Just as important as the resurrection are the numerous sightings afterwards. Jesus is like Elvis: sightings continue long after his purported death. First he appears to Mary Magdalene (but says, “Don’t touch me!”), then to The Two on the road, then to the assembled disciples, then to Thomas, who does get to touch him. Then he goes fishing, then he goes to Galilee, then he goes to Bethany. The risen Christ puts in more personal appearances than Adam West on the shopping mall circuit. Though he tells Thomas, “blessed are they that have not seen, and yet have believed,” he goes out of his way to make sure everyone sees. Faith is all well and good, but a close encounter of the third kind goes a long well to dispelling doubt.

In Christian countries, the faithful go to church and beat their breasts and eat salted fish or a paschal lamb. In America we watch the Pope on TV and eat ham and yams. Some channel is bound to be showing “The Robe” while another airs “Easter Parade,” and I believe ABC has scheduled a telecast of “The Ten Commandments,” though what that has to do with Easter I haven’t the slightest idea. [Things ain’t what they used to be. Granted, TCM is showing a lineup which includes “The Greatest Story Ever Told,” “Easter Parade” and “King of Kings” (both the 1927 Cecil B. DeMille and the 1961 Nicholas Ray versions). But everyone else has dropped the ball. HBO is showing “The Nightmare Before Christmas” and “Groundhog Day,” TBS “Total Recall” and AMC “Capricorn One.” Well, Jesus was a Capricorn.] It will probably be a nice day for shopping, and you might catch a movie or even stop in at a church and see all the kids in their holiday finery.

But if some guy tells you to stick your hand into the wound in his side – don’t.

Thursday, April 08, 2004

The Vacation of the Christ

"The Passion of the Christ" opened last weekend in Croatia and set a new box office record in that country. The record was previously held by "The Return of the King," which is kind of the same movie, but with less scourging. One viewer said, "I went to see the film to get a better feel for Easter." Or you could just rent “Total Recall.”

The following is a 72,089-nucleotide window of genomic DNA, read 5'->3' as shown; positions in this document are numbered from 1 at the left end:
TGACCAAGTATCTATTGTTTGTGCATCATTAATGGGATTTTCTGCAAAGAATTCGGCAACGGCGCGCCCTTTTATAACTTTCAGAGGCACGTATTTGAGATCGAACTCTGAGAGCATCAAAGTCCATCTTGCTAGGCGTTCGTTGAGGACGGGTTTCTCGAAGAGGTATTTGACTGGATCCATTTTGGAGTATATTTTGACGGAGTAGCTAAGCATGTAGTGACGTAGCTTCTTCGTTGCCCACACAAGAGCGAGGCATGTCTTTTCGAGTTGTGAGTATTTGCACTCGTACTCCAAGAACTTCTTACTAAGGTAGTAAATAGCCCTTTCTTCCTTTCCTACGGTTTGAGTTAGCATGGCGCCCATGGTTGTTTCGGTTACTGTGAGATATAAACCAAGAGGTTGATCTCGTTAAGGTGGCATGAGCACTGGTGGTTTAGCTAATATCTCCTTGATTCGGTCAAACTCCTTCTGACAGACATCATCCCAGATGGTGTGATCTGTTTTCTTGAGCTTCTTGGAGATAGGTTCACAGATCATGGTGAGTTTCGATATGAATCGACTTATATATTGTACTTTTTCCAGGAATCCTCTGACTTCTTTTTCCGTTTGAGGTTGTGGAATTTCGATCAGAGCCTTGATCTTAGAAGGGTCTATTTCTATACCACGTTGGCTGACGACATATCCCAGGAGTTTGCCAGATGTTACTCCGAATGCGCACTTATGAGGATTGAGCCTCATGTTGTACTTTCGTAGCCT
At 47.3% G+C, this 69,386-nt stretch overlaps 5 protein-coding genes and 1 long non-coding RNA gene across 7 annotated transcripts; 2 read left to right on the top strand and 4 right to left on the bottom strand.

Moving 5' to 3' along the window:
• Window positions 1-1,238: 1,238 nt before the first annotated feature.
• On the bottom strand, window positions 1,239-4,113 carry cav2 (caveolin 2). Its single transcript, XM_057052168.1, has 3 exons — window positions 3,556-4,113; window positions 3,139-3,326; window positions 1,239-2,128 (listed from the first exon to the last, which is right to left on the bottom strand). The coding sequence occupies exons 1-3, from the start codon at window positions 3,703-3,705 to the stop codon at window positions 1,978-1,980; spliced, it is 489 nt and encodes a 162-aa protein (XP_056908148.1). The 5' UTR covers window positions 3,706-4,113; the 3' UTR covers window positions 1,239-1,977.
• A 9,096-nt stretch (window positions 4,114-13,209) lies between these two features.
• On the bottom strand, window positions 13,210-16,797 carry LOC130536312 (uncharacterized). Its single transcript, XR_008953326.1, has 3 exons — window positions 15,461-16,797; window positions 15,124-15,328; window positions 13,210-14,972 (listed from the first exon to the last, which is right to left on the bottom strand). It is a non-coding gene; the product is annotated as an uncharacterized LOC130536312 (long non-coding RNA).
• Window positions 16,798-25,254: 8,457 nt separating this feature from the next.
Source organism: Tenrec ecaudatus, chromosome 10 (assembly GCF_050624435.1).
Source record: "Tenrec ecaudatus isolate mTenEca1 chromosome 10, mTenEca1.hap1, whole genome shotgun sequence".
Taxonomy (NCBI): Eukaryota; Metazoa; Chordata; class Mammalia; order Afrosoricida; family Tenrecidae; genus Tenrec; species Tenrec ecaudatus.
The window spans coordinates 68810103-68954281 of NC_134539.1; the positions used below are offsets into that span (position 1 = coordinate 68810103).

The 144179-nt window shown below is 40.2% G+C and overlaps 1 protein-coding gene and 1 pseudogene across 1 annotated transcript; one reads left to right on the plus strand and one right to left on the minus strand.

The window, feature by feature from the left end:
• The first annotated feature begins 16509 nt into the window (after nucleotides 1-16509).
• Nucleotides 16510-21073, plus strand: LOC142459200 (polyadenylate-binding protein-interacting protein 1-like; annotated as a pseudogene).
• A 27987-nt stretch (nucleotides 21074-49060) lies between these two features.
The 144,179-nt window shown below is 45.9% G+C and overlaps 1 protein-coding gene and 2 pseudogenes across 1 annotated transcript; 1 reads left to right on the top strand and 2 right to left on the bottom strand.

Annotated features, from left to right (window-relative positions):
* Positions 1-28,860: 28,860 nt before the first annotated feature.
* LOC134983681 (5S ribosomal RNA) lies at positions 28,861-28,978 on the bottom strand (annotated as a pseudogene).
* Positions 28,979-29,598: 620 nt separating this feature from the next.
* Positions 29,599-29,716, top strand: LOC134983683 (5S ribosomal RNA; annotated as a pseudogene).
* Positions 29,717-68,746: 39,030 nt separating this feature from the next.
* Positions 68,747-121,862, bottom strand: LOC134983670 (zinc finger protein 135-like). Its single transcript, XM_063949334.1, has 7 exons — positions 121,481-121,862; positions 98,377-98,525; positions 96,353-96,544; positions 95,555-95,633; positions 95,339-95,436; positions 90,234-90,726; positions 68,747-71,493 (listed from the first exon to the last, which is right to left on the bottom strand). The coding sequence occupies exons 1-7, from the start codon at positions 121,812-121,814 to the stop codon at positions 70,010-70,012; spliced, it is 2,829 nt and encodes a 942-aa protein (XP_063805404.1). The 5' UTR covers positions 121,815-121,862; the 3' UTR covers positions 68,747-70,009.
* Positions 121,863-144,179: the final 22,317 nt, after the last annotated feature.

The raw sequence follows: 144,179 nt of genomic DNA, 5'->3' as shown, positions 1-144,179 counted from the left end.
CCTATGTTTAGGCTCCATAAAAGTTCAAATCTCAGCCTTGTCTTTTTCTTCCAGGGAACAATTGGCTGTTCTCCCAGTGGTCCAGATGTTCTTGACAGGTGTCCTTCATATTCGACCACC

Critics expect the movie to get a boost during Holy Week, as families take their children to see an uplifting film about Christ.

They’re eating the film with tahini in the Arab world. A fan in Jordan spoke for many when she said the flick "unmasked the Jews' lies and I hope that everybody, everywhere, turns against the Jews." Yasser Arafat compared the suffering of Jesus to that of the Palestinians, and Ayatollah Mohammed Baqer al-Mehri of Kuwait says the movie "reveals crimes committed by Jews against Christ."

Ain’t religion grand?

Meanwhile, the little Italian town of Matera, where much of the film was shot, is bracing itself for a tourist onslaught. "Passion" tour packages have sparked interest among US visitors, while travelers from Germany, France and Norway are already climbing the hill which stood in for Golgotha. This isn’t the first time Matera served as Jerusalem’s body double; Pier Paolo Pasolini shot "The Gospel According to St. Matthew" there in 1964. The tour includes the hotel where Mel Gibson slept, the chapel where he attended Mass, and a trattoria serving "fettuccine alla Mel."

Wasn’t that a dish on “Alice”?

Thursday, April 01, 2004

Adam and Steve

Gay marriage is back in the news this week – as if it was ever gone – as the Massachusetts legislature passed a constitutional amendment which would ban gay marriage while legalizing civil unions. This is just the first step in a convoluted process which requires the amendment to be passed again by the legislature during its next two year session, and then approved by the voters in November 2006. In the meantime, all 200 seats in the state legislature are up for reelection this November. Since the amendment passed with only a four vote margin, both sides will be fighting to retain as many members as possible.